Thursday, August 13, 2009

Love, Love Will Tear Us Apart.

Today has been a shit day.
I did have one bright spot, though. My terrific friend Julie, aka, The Beauty Whisperer, owns a great business,Beauty Ethics,that offers services such as haircuts, color and style, brows, waxing, facials, etc. Anyway, the BW is helping me get my skin in line after it has freaked out over being submerged in chlorine three times a week for 45 minutes. Hopefully things will improve with my new skin care routine.
Outside of that I have cried on the phone twice and in altogether separate incidents I have been disappointed by two people I love.
I have issues opening up to people, I'll be the first to admit that. But it doesn't help when people you care about consistently treat you as an afterthought. It also doesn't help when you ask someone to be there for you and they have their head so far up their ass they turn what you need into something all about themselves. This is not about the Bagel, btw as he is nearly a saint and a lovely person all the way around who always puts me first. Except when he drinks too much bourbon, but that's for another time.

I think I'll be glad when school starts again, as being busy prevents me from investing in other people.

Anyway, my giraffe necklaces from ETSY is shipping from Canada so it's going to be awhile. Something to look forward to.

So I've been thinking a lot about the school of Sociology that I went nuts for, Symbolic Interactionism (SI) lately, as my life has changed pretty drastically in the last three weeks, all because of what I am now defining as success and as my goals. Basically the dude who coined the term SI, Herbert Blumer, defined the basic premises as the following:
1) We act a certain way toward things or with things (including people) because of the meaning that has been assigned to them, i.e we do not brush our hair with a fork but rather eat with it because we learned that's what we do from other folks. Unlike Ariel.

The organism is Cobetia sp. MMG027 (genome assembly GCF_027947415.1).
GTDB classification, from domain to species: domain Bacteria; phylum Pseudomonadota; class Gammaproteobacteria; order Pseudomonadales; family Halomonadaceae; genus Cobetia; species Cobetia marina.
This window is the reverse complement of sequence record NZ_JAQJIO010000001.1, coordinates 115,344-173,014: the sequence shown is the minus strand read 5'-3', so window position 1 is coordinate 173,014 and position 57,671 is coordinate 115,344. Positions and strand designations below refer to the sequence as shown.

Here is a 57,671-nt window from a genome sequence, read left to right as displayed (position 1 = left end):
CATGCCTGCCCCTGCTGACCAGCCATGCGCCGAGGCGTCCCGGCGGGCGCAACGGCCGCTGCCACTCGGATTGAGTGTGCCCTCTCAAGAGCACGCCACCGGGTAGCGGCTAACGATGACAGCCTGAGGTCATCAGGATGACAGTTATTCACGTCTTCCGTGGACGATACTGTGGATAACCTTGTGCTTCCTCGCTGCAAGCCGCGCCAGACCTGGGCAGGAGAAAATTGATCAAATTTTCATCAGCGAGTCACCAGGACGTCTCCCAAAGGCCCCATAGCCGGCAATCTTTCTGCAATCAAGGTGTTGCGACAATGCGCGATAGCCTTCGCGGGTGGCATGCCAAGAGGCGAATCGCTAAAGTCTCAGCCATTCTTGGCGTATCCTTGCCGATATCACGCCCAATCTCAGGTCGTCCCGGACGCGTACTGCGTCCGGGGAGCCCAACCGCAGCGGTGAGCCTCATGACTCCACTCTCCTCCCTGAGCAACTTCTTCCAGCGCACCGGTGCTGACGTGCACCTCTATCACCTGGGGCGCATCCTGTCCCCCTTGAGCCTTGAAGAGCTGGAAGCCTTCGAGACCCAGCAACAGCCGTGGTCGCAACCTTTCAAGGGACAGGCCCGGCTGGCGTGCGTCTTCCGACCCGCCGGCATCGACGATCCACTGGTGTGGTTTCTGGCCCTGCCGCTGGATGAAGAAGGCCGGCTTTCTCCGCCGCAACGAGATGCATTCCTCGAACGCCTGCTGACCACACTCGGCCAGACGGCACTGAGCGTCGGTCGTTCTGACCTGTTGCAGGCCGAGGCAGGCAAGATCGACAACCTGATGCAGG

2) The meaning that is ascribed those things we interact with derives from interaction in the greater world, or people in society. That is, meaning is not inherent, it is ascribed and that is not done by individuals but collectively.

3) Each of us then takes those ascribed meanings and interprets them through a process that has also been shaped by interaction in the greater world. That is, no man is an island, we depend on others to help us define the world, even when we are privately interpreting something.

All that to say, I really really really believe in this process, and I know that when I interpret the actions of others I try to use this paradigm as it seems to me that it makes what people do a little less deliberate.

So I started reading the textbook for my Gender class last night (yes that is the sound of glasses being pushed up my nose) and read a really interesting article called "Beyond Pink and Blue" in which the precedent of the medicalization of intersexuality was examined and debated. (Intersexed, btw, means those who, as the author Sharon E. Preves says, "...inhabit bodies whose very anatomy does not afford them an easy choice between the gender lines". The article's focus is on contemporary gender studies and how my man Erving Goffman and his theory of stigma or spoiled identity, wherein "Stigma is a process by which the reaction of others spoils normal identity" applies to the development of identity by the intersexed. Needless to say, I love this shit and find it endlessly fascinating. It also reminds me of how we all develop our identities and how we all manage at times with a spoiled identity and what we must do to overcome it.

I am definitely mad at some people right now, and more than that, hurt, but at least they didn't cut off my clitoris when I was a baby for no real reason or make me grow up as a girl when I was in fact a boy. Pat Conroy says "In families there are no crimes beyond forgiveness", but seriously, I am not so sure. Also, he's an alcoholic.

My scale is a piece of shit btw, and I did lose weight last week, three more pounds. From now on I'm only using the scale at the gym and the doctor's office.

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